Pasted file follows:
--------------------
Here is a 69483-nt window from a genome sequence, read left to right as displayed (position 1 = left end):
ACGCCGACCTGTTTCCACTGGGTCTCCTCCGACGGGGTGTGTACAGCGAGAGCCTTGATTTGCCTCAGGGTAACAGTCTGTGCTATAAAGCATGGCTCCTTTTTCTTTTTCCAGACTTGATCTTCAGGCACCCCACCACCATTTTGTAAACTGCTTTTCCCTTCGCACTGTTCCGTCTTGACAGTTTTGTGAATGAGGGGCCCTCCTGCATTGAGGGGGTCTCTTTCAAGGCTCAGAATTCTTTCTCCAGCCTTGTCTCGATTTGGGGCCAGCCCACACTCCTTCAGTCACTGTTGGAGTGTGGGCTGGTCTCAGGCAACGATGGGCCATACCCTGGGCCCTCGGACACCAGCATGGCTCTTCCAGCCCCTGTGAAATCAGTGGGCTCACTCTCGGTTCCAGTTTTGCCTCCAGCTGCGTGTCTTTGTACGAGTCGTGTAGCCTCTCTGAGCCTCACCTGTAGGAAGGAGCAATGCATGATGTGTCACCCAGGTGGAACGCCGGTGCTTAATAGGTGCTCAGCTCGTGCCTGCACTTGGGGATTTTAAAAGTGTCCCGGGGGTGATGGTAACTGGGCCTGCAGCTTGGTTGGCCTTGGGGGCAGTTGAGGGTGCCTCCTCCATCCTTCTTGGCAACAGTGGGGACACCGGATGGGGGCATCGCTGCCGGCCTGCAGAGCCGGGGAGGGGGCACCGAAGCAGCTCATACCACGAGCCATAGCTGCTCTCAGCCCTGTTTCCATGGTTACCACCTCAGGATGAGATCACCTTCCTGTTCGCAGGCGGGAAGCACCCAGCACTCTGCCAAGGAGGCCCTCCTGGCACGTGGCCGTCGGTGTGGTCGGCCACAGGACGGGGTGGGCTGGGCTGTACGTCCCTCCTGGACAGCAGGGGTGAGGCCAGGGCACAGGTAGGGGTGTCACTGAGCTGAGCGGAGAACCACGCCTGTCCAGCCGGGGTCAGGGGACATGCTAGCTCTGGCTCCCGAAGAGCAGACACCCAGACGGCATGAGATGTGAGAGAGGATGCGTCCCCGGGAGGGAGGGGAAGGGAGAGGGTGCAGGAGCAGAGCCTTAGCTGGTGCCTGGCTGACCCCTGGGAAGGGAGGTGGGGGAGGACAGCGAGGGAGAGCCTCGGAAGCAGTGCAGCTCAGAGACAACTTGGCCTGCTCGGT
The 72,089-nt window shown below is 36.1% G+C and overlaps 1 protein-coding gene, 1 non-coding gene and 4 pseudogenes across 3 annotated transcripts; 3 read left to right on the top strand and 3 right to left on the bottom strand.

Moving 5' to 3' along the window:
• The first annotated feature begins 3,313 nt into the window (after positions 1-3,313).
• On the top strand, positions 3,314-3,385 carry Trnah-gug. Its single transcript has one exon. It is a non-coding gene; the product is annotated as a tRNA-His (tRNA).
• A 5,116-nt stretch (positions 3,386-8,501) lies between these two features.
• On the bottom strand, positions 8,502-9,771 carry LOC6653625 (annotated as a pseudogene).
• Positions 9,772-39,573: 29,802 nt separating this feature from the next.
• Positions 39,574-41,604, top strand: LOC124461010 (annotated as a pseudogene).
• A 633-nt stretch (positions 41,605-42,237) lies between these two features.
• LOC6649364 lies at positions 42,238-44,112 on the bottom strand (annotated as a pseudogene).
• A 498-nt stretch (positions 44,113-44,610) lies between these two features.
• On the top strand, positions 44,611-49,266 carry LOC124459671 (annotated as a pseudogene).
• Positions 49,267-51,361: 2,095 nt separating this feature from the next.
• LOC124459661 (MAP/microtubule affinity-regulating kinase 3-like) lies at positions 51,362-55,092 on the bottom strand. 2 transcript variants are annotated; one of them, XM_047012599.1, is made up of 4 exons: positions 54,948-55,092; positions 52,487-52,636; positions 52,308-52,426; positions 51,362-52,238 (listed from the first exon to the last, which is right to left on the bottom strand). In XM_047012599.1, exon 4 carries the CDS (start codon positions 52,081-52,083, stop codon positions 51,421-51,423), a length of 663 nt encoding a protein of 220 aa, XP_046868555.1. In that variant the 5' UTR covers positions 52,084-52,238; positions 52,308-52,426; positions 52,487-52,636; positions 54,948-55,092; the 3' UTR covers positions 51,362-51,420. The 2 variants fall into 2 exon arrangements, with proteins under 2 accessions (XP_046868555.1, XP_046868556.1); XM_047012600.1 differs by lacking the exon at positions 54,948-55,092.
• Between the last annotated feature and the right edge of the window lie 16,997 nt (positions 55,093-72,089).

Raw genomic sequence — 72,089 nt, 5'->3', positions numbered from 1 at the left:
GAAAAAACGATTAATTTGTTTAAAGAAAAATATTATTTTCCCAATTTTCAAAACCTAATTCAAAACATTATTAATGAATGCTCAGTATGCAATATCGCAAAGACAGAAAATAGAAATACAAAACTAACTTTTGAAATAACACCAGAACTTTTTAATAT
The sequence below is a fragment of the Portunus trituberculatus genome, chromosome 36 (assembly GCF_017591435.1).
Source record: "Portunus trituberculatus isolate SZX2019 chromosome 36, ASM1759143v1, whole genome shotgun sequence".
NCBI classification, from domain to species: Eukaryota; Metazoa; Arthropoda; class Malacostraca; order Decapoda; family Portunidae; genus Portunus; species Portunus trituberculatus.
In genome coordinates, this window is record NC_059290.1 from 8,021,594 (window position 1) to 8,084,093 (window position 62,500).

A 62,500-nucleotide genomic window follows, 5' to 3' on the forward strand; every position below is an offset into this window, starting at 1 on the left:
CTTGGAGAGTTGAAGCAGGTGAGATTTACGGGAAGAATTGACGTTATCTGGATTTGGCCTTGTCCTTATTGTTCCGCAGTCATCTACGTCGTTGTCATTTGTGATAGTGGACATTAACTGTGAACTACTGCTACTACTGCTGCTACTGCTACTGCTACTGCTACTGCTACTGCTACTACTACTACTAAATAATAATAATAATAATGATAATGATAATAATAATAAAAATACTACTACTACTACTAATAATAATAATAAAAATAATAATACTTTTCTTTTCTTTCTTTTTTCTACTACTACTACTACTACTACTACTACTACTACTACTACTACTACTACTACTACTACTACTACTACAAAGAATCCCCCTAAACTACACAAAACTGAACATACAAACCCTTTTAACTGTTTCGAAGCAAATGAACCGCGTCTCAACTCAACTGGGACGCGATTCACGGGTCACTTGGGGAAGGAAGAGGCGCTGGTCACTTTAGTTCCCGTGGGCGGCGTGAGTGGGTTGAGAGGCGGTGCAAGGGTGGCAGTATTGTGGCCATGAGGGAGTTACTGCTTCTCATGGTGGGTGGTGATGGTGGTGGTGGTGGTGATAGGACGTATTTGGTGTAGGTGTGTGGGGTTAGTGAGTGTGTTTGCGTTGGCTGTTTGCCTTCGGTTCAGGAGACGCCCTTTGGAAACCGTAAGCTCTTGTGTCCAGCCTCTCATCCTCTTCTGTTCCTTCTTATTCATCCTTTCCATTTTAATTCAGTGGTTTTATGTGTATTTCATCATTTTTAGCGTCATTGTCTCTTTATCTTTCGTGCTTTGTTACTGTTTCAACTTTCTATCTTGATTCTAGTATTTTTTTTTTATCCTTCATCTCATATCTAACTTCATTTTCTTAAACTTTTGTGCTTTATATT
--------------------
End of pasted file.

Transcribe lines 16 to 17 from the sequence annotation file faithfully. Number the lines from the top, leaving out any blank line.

• LOC124459661 (MAP/microtubule affinity-regulating kinase 3-like) lies at positions 51,362-55,092 on the bottom strand. 2 transcript variants are annotated; one of them, XM_047012599.1, is made up of 4 exons: positions 54,948-55,092; positions 52,487-52,636; positions 52,308-52,426; positions 51,362-52,238 (listed from the first exon to the last, which is right to left on the bottom strand). In XM_047012599.1, exon 4 carries the CDS (start codon positions 52,081-52,083, stop codon positions 51,421-51,423), a length of 663 nt encoding a protein of 220 aa, XP_046868555.1. In that variant the 5' UTR covers positions 52,084-52,238; positions 52,308-52,426; positions 52,487-52,636; positions 54,948-55,092; the 3' UTR covers positions 51,362-51,420. The 2 variants fall into 2 exon arrangements, with proteins under 2 accessions (XP_046868555.1, XP_046868556.1); XM_047012600.1 differs by lacking the exon at positions 54,948-55,092.
• Between the last annotated feature and the right edge of the window lie 16,997 nt (positions 55,093-72,089).